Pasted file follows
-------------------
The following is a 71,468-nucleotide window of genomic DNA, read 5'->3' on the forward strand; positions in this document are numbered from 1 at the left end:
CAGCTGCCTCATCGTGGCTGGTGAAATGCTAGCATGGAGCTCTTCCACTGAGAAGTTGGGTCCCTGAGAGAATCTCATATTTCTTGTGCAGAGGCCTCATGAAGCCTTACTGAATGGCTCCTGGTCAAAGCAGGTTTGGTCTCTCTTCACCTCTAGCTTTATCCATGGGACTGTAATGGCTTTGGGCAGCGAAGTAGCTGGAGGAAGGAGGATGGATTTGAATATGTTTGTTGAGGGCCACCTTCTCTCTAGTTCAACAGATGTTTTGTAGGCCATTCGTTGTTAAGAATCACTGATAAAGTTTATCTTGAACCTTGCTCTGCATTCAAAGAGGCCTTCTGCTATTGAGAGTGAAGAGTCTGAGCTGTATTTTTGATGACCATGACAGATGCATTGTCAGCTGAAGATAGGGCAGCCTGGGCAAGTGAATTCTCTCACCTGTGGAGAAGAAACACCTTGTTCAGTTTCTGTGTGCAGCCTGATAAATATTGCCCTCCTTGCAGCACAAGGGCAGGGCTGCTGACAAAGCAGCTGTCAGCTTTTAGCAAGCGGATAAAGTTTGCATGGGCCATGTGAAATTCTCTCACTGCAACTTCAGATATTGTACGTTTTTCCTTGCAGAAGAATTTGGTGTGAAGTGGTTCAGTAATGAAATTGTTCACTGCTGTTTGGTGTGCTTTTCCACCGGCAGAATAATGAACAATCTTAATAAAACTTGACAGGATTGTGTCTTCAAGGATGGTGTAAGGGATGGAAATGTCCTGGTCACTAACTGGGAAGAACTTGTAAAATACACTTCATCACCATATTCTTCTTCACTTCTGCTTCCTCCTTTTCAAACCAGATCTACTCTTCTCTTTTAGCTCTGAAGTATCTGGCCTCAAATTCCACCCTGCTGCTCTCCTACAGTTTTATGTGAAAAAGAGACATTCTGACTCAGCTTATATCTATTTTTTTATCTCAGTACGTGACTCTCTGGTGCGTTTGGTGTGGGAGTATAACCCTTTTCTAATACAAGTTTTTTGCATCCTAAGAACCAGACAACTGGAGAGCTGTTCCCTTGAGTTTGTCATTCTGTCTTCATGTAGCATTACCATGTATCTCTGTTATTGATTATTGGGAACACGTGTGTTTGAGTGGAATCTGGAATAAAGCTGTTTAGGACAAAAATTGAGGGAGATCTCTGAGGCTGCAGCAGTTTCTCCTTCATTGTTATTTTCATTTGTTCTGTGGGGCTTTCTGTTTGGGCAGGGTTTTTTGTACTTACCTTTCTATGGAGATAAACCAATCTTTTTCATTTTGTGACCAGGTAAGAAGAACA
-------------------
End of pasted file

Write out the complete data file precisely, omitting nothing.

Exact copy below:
The following is a 71,468-nucleotide window of genomic DNA, read 5'->3' on the forward strand; positions in this document are numbered from 1 at the left end:
CAGCTGCCTCATCGTGGCTGGTGAAATGCTAGCATGGAGCTCTTCCACTGAGAAGTTGGGTCCCTGAGAGAATCTCATATTTCTTGTGCAGAGGCCTCATGAAGCCTTACTGAATGGCTCCTGGTCAAAGCAGGTTTGGTCTCTCTTCACCTCTAGCTTTATCCATGGGACTGTAATGGCTTTGGGCAGCGAAGTAGCTGGAGGAAGGAGGATGGATTTGAATATGTTTGTTGAGGGCCACCTTCTCTCTAGTTCAACAGATGTTTTGTAGGCCATTCGTTGTTAAGAATCACTGATAAAGTTTATCTTGAACCTTGCTCTGCATTCAAAGAGGCCTTCTGCTATTGAGAGTGAAGAGTCTGAGCTGTATTTTTGATGACCATGACAGATGCATTGTCAGCTGAAGATAGGGCAGCCTGGGCAAGTGAATTCTCTCACCTGTGGAGAAGAAACACCTTGTTCAGTTTCTGTGTGCAGCCTGATAAATATTGCCCTCCTTGCAGCACAAGGGCAGGGCTGCTGACAAAGCAGCTGTCAGCTTTTAGCAAGCGGATAAAGTTTGCATGGGCCATGTGAAATTCTCTCACTGCAACTTCAGATATTGTACGTTTTTCCTTGCAGAAGAATTTGGTGTGAAGTGGTTCAGTAATGAAATTGTTCACTGCTGTTTGGTGTGCTTTTCCACCGGCAGAATAATGAACAATCTTAATAAAACTTGACAGGATTGTGTCTTCAAGGATGGTGTAAGGGATGGAAATGTCCTGGTCACTAACTGGGAAGAACTTGTAAAATACACTTCATCACCATATTCTTCTTCACTTCTGCTTCCTCCTTTTCAAACCAGATCTACTCTTCTCTTTTAGCTCTGAAGTATCTGGCCTCAAATTCCACCCTGCTGCTCTCCTACAGTTTTATGTGAAAAAGAGACATTCTGACTCAGCTTATATCTATTTTTTTATCTCAGTACGTGACTCTCTGGTGCGTTTGGTGTGGGAGTATAACCCTTTTCTAATACAAGTTTTTTGCATCCTAAGAACCAGACAACTGGAGAGCTGTTCCCTTGAGTTTGTCATTCTGTCTTCATGTAGCATTACCATGTATCTCTGTTATTGATTATTGGGAACACGTGTGTTTGAGTGGAATCTGGAATAAAGCTGTTTAGGACAAAAATTGAGGGAGATCTCTGAGGCTGCAGCAGTTTCTCCTTCATTGTTATTTTCATTTGTTCTGTGGGGCTTTCTGTTTGGGCAGGGTTTTTTGTACTTACCTTTCTATGGAGATAAACCAATCTTTTTCATTTTGTGACCAGGTAAGAAGAACA